The point of the NBA regular season is that there’s a lot of it. There are 82 games because if there were only 50, State Farm would pay the league considerably less to sponsor its basket stanchions and run commercials during timeouts, ticket revenue would no longer dwarf arena operating expenses, LeBron would make 20-something million dollars per year instead of 40-something, franchise values might take a hit. The NBA regular season is a product, more than anything else, an innings-eater for TV networks and a way to sell beer and nachos and parking 41 nights per year. We don’t need 82 contests to come up with roughly representative playoff seedings or for players to get into a rhythm and develop a rapport with their teammates. All of that could be accomplished over the course of a few months or spread out comfortably—zero back-to-backs, players uniformly well-rested—across the seven-month span the season currently covers. But that would require a haircut neither capital nor labor will ever voluntarily submit to, even though nearly everybody involved in this enterprise is rich as hell.
And so what we have is this wide, durable expanse of dubiously consequential action. That sounds bleaker than it is. It’s generally a good thing that, if you want to spend your evening watching professional basketball between mid-October and mid-April, you can make that happen. It’s a stream you stroll alongside and dip into five times a week or only occasionally. You absolutely do not need to watch Hornets-Mavs on a Wednesday, but depending on your mood, it might be exactly what you need.
Such that there’s a problem with this, it’s that players have to show up for all of it, whether we’re tuning in or not. Load management is a tacit acknowledgement that every damn night is an unreasonable ask, but the guys sitting off to the side in street clothes, enjoying not having to fight Joel Embiid on the boards or try to stay in front of Dame Lillard, are still in certain respects subject to the grind: the travel, the meetings, the near-constant working state the NBA requires. Sometimes, maybe all the time, you just really don’t want to be in Indianapolis. But that is part of the gig.
This relentlessness tends to wear lighter on younger players, who are still thrilled to be making millions playing ball and are more apt to be struck by the novelty of their second or third time in Milwaukee or Orlando. There are bars and women everywhere, most cities are alright when you’re still getting to know them, and 21-year-olds are, by and large, easily amused idiots. The vets are typically over it, killing time with midday naps and counting down the days until the road trip is over, until the All-Star Break, until the playoffs begin. They’re less grateful for the job, which isn’t new to them anymore, and conceive of the fall and winter months more as an opportunity to get hurt or worn down than one for growth or development. They just want to get to April in reasonably good shape and lock in for the two months that actually matter.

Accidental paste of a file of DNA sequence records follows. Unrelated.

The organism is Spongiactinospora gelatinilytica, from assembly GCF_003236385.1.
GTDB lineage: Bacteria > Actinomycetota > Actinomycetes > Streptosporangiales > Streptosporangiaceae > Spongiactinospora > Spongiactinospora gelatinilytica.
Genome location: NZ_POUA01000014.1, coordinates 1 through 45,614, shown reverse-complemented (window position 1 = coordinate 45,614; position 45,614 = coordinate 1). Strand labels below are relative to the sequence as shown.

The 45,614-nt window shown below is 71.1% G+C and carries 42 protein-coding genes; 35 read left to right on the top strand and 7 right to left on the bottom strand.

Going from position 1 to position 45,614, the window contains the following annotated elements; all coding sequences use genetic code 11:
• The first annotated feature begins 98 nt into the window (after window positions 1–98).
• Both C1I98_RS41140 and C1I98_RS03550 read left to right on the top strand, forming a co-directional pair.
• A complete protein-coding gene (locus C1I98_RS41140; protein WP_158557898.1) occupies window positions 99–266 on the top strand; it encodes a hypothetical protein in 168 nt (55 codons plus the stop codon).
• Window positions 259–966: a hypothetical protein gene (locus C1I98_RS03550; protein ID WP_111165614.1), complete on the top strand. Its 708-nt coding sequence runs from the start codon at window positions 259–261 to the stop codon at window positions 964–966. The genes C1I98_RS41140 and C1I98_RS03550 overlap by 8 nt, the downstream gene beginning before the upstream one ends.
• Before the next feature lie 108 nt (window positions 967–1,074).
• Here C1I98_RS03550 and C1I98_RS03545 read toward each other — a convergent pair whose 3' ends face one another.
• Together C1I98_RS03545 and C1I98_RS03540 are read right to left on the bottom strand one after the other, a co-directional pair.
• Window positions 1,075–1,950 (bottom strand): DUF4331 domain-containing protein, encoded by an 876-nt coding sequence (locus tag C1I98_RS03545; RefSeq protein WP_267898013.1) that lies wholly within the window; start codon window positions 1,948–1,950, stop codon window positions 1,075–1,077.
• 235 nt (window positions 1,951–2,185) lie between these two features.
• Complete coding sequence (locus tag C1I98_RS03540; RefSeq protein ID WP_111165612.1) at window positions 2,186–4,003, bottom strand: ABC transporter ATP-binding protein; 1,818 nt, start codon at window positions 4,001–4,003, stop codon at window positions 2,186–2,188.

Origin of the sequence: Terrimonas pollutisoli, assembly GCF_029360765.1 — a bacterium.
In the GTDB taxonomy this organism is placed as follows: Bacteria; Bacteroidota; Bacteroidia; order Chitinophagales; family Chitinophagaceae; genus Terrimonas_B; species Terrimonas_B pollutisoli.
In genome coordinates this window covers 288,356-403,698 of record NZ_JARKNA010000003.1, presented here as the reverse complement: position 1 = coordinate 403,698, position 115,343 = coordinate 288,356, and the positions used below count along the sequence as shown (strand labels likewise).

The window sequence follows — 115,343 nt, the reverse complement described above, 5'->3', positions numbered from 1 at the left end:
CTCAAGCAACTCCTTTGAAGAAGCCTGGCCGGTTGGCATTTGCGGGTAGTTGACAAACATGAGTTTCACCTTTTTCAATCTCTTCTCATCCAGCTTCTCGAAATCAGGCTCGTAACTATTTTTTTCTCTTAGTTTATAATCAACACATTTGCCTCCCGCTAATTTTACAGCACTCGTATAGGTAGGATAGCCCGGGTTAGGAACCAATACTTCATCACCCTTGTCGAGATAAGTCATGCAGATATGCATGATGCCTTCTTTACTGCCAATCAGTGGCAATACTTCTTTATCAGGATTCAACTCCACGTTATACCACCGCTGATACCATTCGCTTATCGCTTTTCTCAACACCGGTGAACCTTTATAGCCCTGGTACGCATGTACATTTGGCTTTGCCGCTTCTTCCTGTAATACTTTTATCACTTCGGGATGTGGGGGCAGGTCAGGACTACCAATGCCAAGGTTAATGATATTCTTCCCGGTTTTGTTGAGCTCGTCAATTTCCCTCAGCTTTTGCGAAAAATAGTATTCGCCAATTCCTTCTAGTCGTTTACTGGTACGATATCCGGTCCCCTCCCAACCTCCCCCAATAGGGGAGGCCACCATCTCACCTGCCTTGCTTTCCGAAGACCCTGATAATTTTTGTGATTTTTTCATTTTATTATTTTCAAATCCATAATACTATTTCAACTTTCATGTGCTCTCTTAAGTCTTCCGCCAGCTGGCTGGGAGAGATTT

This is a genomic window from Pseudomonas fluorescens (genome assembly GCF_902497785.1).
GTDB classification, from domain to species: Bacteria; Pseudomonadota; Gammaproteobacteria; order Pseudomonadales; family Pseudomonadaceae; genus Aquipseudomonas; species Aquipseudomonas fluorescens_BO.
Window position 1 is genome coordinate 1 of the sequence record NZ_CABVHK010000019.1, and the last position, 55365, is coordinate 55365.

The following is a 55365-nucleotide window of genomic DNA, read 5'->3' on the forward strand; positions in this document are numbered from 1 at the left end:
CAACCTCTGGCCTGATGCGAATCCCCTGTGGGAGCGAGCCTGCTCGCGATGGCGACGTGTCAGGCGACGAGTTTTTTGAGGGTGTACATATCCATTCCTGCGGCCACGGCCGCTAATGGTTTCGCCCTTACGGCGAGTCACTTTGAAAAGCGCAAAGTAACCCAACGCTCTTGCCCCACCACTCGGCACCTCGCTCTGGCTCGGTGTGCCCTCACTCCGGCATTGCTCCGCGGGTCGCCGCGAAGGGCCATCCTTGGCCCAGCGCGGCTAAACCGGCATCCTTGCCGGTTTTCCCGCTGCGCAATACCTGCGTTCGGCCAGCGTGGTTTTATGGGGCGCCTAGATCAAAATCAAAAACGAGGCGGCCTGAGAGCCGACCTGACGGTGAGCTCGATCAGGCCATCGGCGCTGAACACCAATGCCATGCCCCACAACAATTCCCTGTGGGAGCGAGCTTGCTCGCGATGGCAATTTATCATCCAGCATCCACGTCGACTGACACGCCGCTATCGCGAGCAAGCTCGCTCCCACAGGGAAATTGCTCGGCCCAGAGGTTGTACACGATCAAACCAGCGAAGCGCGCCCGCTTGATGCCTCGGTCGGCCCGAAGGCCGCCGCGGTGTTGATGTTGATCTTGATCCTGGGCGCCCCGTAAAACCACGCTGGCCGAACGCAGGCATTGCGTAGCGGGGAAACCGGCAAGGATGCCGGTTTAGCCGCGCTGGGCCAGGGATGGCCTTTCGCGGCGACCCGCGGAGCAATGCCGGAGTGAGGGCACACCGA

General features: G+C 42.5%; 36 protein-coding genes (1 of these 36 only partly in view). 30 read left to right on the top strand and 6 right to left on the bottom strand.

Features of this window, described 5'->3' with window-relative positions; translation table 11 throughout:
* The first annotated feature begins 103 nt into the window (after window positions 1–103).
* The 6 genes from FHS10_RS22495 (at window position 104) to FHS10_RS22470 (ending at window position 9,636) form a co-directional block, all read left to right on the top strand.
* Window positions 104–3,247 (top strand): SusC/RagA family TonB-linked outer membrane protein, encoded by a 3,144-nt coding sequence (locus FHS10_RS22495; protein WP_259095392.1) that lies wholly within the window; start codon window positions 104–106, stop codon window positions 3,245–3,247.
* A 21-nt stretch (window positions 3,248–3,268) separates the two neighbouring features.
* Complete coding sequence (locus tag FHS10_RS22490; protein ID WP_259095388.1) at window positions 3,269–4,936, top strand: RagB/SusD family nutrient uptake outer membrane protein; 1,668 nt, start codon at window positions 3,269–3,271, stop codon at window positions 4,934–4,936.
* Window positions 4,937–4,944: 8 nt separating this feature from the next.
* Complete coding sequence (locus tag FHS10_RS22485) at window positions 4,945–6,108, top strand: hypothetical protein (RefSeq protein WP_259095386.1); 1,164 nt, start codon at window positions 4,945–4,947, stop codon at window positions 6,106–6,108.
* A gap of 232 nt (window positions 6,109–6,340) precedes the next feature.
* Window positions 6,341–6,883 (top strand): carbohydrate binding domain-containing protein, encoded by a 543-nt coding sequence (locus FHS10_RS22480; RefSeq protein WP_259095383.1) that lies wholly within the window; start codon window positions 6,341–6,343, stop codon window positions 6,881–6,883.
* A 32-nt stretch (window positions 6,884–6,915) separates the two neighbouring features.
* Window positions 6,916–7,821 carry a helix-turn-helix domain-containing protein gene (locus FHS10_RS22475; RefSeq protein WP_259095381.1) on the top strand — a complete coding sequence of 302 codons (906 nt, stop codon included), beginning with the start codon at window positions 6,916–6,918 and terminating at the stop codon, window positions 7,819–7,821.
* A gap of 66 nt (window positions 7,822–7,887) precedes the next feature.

Most squads are a mix of young and old, unproven and accomplished, and so the energy among the players is mixed. They are maybe not a bus full of teens on their way to Six Flags, but they have enough enthusiasm to traverse the regular season without succumbing completely to boredom and ennui. The Lakers, in case you haven’t heard, are extremely heavy with veterans who have no interest in non-playoff ball. Even their anomalous young fella, Talen Horton-Tucker, just signed an extension and so isn’t playing for future money. LeBron is 36, Carmelo is 37, Rondo’s 35, and Anthony Davis almost ruptures his Achilles three times per game. Russell Westbrook, 33, gives a full effort every single minute but in some ways you would prefer if he didn’t. It’s not a roster that’s built for or interested in, say, a Sunday night tilt against the Pistons in Detroit.
This is not to glibly explain LeBron recently losing it on Isaiah Stewart. (Who was then prevented by 27 other men from fully losing it on LeBron.) Guys shove each other around, feelings get hurt, it’s all normal enough. But LeBron and his charges are blatantly miserable, in the Christ, is it still Tuesday? phase of a workweek they didn’t want to show up for in the first place. The Lakers were, like almost everyone else, banged up in the playoffs last year and it might have cost them a title. This was dumb luck, the wrong things happening at the wrong time, but it did not exactly set them up to attack this season with alacrity. They’ve told themselves they can beat this task, get into the postseason at whatever-and-whatever, with nothing more than professionalism but the drudgery has already set in. They’re the grumpiest team in the league.
The media won’t ignore them—what do you think we’re doing right now?—because they’re the Lakers but barring some spectacular collapse, we probably should. The regular season is not for teams like them, and it offers so much more in terms of the groups that are striving, who haven’t done anything important yet and understand this surfeit of basketball as an opportunity to open some eyes and have some fun. Think last year’s Knicks, this year’s Cavs, Hornets, Wizards, and Grizz. Hell, the Wolves aren’t half-bad. These are the teams to spend this ample time with, as certain contenders grumble and guard themselves. They’re entitled to do that, maybe it even makes sense, but there’s no point in exposing yourself to that sort of aggravation, not by choice. Life is too short and the season’s too long. There’s precious little room for suffering.